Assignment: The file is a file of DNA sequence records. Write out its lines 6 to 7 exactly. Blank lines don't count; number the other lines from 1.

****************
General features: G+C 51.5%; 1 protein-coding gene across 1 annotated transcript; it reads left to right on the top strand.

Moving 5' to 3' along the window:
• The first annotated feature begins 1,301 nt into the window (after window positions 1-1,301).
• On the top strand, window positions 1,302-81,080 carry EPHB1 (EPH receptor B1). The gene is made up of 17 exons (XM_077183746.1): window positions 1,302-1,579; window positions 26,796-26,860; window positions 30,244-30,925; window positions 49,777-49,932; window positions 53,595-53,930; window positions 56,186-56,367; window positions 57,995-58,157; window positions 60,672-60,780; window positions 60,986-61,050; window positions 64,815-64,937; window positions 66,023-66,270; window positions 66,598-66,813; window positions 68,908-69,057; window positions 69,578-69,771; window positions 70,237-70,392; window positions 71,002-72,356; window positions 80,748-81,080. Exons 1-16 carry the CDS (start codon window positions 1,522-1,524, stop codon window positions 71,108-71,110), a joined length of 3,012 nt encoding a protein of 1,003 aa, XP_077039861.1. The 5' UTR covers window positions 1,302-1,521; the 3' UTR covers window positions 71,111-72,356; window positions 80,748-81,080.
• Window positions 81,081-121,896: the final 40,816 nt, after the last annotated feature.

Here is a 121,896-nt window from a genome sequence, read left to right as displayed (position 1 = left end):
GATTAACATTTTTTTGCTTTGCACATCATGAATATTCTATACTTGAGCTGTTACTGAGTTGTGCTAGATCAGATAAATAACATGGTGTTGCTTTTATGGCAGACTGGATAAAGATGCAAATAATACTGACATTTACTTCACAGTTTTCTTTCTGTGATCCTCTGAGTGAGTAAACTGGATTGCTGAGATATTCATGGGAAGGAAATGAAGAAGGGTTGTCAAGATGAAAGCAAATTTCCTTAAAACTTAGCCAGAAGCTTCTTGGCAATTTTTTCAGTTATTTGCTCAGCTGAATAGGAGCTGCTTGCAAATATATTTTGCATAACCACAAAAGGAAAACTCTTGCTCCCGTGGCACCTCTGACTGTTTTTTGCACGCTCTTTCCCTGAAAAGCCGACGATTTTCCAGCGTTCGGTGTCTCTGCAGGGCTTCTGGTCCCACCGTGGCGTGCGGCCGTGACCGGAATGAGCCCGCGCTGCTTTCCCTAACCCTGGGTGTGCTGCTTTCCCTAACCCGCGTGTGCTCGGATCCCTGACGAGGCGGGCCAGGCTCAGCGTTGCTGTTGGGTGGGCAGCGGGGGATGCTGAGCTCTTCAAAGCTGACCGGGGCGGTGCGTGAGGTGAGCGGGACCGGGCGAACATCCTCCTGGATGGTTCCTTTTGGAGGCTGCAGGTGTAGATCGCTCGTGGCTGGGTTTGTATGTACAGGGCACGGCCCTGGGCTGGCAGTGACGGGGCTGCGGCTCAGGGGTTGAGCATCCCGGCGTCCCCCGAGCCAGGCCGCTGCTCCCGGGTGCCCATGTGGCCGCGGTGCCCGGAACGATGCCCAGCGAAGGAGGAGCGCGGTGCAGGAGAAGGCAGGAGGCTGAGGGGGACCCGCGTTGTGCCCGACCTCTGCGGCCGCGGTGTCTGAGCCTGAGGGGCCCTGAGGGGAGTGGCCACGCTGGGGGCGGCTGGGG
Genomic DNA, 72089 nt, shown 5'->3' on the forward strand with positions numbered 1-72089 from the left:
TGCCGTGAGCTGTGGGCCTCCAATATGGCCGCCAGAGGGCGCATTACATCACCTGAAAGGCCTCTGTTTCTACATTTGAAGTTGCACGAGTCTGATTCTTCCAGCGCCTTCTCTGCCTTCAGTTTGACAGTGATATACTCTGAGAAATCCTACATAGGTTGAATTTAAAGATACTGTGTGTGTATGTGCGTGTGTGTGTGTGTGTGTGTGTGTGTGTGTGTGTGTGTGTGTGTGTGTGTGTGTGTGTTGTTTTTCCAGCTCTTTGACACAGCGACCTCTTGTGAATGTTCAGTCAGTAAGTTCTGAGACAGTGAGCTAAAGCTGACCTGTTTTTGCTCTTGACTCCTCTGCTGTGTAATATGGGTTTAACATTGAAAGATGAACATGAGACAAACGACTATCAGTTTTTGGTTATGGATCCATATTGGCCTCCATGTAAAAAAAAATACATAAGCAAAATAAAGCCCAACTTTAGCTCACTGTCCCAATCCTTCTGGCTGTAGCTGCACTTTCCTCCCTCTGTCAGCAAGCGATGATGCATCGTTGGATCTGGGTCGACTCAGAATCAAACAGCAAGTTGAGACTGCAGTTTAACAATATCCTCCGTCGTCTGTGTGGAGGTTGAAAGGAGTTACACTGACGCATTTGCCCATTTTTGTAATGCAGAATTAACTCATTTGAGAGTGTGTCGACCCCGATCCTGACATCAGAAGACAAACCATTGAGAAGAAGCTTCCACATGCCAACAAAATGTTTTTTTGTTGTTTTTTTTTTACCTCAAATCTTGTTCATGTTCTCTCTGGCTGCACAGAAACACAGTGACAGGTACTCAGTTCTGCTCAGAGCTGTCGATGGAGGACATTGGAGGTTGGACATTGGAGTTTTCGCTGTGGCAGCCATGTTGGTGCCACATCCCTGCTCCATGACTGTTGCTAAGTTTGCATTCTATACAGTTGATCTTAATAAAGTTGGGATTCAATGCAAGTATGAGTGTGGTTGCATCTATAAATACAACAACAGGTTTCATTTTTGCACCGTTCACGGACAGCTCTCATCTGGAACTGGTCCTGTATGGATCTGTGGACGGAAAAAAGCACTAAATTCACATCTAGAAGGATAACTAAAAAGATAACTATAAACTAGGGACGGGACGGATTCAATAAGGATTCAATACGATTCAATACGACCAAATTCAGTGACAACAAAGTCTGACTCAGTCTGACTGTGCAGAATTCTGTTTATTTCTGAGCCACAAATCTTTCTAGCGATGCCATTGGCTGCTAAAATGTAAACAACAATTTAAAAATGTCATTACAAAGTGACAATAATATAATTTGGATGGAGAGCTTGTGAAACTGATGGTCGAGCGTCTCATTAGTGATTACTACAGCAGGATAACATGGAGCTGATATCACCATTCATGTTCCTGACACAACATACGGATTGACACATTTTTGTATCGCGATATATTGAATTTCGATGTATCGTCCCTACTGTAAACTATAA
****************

Here is a 121,896-nt window from a genome sequence, read left to right as displayed (position 1 = left end):
GATTAACATTTTTTTGCTTTGCACATCATGAATATTCTATACTTGAGCTGTTACTGAGTTGTGCTAGATCAGATAAATAACATGGTGTTGCTTTTATGGCAGACTGGATAAAGATGCAAATAATACTGACATTTACTTCACAGTTTTCTTTCTGTGATCCTCTGAGTGAGTAAACTGGATTGCTGAGATATTCATGGGAAGGAAATGAAGAAGGGTTGTCAAGATGAAAGCAAATTTCCTTAAAACTTAGCCAGAAGCTTCTTGGCAATTTTTTCAGTTATTTGCTCAGCTGAATAGGAGCTGCTTGCAAATATATTTTGCATAACCACAAAAGGAAAACTCTTGCTCCCGTGGCACCTCTGACTGTTTTTTGCACGCTCTTTCCCTGAAAAGCCGACGATTTTCCAGCGTTCGGTGTCTCTGCAGGGCTTCTGGTCCCACCGTGGCGTGCGGCCGTGACCGGAATGAGCCCGCGCTGCTTTCCCTAACCCTGGGTGTGCTGCTTTCCCTAACCCGCGTGTGCTCGGATCCCTGACGAGGCGGGCCAGGCTCAGCGTTGCTGTTGGGTGGGCAGCGGGGGATGCTGAGCTCTTCAAAGCTGACCGGGGCGGTGCGTGAGGTGAGCGGGACCGGGCGAACATCCTCCTGGATGGTTCCTTTTGGAGGCTGCAGGTGTAGATCGCTCGTGGCTGGGTTTGTATGTACAGGGCACGGCCCTGGGCTGGCAGTGACGGGGCTGCGGCTCAGGGGTTGAGCATCCCGGCGTCCCCCGAGCCAGGCCGCTGCTCCCGGGTGCCCATGTGGCCGCGGTGCCCGGAACGATGCCCAGCGAAGGAGGAGCGCGGTGCAGGAGAAGGCAGGAGGCTGAGGGGGACCCGCGTTGTGCCCGACCTCTGCGGCCGCGGTGTCTGAGCCTGAGGGGCCCTGAGGGGAGTGGCCACGCTGGGGGCGGCTGGGG